God is Good
Next, David reflects on another truth in his fight for joy: God is his greatest treasure. In Verse 2 he says, “I say to the LORD, ‘You are my Lord;’ I have no good apart from you.” David is acknowledging that everything good in his life is because of God. James 1:7 tells us that every good and perfect gift is from above, coming down from the Father of lights, with whom there is no variation or shadow due to change.
This is a comforting truth; God is a good God who gives good gifts. But David is actually saying something more than this. It’s not just that God is the giver of good things; family, friends, sunrises, sunsets, safety, a good laugh, provision, or whatever of God’s good gifts you enjoy. David is stating the goodness of the giver himself. Here’s his logic: God, you are my everything, you are my treasure. Why then would I, in my despair, go anywhere or to anyone else, but to you?
Treasuring Him is a Community Project
David isn’t the only one who recognizes this. In verse 3 he says, “As for the saints in the land, they are the excellent ones, in whom is all my delight.” As David begins to meditate on the goodness of God, he realizes that he is not alone. David delights in the people of God because they help him delight in God.
Treasuring God is a community project. Often times, when we are in the midst of struggle or in despair we are tempted to isolate ourselves. It’s easy to start thinking that we are the only ones struggling in the fight for joy in God. This is why a commitment to the local church is crucial to our spiritual health. To be more specific, this is one reason why gathered worship is so important. What do you do when you participate in the gathered worship of the church? You are delighting in God, not alone, but together. The singing, the prayers, the scripture reading, the preaching, and the sacraments are not just about the individual and God, but the family of God.
Many times I have entered into gathered worship as an anxious, grumbling mess. Then my soul has been stirred as I hear my brothers and sisters singing, “Then sings my soul, my savior God to Thee, how great Thou art!” When we come together in corporate worship we are collectively encouraging one another to see God as our greatest treasure.
David then contrasts this treasure in God with the empty promises of false gods. Verse 4 says, “The sorrows of those who run after another God shall multiply. I will not pour out or take their name on my lips.” Imagine an old weight scale: David places God on one side of the scale. On the other side, he places all the false gods of this world. The treasure of God outweighs the empty promises of this world every single time. Whether it is the blatant idols of the Old Testament like Baal or Molech, or the false gods of our day; money, sex, power, the approval of others, etc. God wins.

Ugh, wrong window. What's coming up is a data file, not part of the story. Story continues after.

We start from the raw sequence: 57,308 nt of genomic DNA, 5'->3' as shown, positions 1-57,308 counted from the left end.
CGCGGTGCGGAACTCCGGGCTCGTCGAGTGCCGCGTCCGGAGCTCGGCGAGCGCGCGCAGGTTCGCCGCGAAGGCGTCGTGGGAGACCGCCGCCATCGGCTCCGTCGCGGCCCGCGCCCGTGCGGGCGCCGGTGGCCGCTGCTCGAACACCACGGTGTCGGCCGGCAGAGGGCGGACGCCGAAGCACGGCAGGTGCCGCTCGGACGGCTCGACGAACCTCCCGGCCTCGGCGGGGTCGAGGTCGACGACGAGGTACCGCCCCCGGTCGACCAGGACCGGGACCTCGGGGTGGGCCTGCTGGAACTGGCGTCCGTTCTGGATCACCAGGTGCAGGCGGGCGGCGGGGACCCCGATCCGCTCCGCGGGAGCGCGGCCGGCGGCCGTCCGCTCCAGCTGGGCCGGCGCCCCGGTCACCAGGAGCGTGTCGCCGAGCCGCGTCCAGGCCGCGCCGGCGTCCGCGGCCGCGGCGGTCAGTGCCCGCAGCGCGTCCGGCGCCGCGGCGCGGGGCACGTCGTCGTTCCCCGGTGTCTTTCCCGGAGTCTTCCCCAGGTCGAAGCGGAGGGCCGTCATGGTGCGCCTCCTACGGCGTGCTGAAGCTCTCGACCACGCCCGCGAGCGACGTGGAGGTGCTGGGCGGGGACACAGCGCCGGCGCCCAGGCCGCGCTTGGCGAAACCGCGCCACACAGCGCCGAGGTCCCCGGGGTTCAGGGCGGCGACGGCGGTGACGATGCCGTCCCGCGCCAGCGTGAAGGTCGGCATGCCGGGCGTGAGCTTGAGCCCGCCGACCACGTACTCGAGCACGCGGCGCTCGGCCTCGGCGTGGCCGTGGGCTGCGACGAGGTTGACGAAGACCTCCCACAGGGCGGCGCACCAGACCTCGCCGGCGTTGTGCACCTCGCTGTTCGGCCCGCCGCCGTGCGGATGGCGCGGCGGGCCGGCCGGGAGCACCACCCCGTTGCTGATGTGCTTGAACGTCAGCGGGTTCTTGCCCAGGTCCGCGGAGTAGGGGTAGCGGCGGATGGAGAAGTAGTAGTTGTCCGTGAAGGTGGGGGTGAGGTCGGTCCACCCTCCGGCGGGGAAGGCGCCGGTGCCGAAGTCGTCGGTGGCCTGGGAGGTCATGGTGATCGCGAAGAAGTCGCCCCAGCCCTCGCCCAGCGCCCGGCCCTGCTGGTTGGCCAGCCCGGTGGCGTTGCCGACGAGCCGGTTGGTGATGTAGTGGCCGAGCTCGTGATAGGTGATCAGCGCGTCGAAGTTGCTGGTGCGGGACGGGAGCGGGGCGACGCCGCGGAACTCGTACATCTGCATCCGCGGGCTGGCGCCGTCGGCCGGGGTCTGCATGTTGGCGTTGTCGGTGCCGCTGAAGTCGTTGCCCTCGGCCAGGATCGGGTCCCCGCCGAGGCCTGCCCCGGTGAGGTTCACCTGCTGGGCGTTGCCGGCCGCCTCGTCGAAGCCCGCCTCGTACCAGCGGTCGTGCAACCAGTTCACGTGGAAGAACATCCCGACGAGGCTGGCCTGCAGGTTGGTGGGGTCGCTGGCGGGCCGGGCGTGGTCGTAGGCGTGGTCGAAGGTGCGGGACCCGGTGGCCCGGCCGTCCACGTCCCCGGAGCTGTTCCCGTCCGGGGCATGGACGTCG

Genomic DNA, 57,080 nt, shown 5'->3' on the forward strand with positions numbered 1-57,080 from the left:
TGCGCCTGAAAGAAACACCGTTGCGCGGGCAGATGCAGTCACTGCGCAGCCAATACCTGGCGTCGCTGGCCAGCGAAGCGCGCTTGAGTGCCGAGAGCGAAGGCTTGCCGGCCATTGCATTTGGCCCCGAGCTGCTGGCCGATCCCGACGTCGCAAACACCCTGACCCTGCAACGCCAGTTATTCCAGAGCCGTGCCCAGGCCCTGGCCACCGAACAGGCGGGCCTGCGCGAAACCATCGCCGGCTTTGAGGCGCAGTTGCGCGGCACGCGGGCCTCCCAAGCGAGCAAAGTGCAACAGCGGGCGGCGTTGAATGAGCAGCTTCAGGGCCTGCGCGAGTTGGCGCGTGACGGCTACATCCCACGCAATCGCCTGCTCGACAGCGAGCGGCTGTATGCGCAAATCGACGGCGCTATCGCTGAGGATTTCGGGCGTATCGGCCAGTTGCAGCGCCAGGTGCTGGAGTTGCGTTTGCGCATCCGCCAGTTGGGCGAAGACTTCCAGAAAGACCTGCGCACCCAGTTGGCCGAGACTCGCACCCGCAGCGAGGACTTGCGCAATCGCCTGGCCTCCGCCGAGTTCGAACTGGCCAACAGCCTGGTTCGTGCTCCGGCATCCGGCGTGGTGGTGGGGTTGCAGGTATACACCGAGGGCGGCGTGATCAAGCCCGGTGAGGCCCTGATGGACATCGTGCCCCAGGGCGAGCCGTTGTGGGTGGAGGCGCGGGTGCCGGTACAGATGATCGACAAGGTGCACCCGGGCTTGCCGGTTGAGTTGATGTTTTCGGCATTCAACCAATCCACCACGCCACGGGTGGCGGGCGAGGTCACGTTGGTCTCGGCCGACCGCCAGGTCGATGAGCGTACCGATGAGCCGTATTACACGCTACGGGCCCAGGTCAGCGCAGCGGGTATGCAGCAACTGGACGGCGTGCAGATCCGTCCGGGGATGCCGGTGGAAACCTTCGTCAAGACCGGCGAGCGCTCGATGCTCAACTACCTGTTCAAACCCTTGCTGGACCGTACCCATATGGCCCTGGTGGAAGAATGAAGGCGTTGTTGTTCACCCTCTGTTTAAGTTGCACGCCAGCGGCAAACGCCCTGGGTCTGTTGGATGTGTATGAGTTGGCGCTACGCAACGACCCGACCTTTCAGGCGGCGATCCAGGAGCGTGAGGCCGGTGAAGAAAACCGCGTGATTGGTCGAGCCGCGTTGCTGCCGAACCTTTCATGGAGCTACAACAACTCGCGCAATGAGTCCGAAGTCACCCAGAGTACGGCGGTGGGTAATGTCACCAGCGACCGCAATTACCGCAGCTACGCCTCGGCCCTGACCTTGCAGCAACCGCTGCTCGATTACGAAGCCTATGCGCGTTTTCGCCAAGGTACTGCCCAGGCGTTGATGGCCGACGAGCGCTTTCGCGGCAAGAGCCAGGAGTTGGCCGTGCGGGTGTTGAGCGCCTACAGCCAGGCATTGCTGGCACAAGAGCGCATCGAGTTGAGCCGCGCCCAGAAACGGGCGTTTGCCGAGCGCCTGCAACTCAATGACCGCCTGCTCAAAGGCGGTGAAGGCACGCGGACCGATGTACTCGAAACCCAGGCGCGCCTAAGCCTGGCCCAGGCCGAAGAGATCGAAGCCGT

God is David’s portion and allotment (v.5-6). David has something far better than what this world has to offer. He has God himself. The reality of God as his greater treasure brings him to a place of contentment. Even in the midst of struggle, he is satisfied with God.
If God is your greatest treasure, your life will be marked by a supernatural contentment. You’ll be able to say with David, “God is my portion.” Or, as the Apostle Paul puts it in Philippians 4:12-13,
I know how to be brought low, and I know how to abound. In any and every circumstance, I have learned the secret of facing plenty and hunger, abundance and need. I can do all things through him who strengthens me.
Testing Our Treasure
Trials have a way of revealing what we treasure most. If we only see God as our treasure when life is good, then we are revealing that our ultimate treasure really isn’t God, but only in the gifts he gives. The heart that truly treasures God says, “You are my portion. You are my lot. I have no good apart from you. I may lose everything else. In fact, one day I will, but I will still have my treasure; you.”
Is God your greatest treasure? In his book God is The Gospel, John Piper gives a soul-searching way to help answer this important question:
The critical question for our generation—and for every generation—is this: If you could have heaven, with no sickness, and with all the friends you ever had on earth, and all the food you ever liked, and all the leisure activities you ever enjoyed, and all the natural beauties you ever saw, all the physical pleasures you ever tasted, and no human conflict or any natural disasters, could you be satisfied with heaven, if Christ were not there?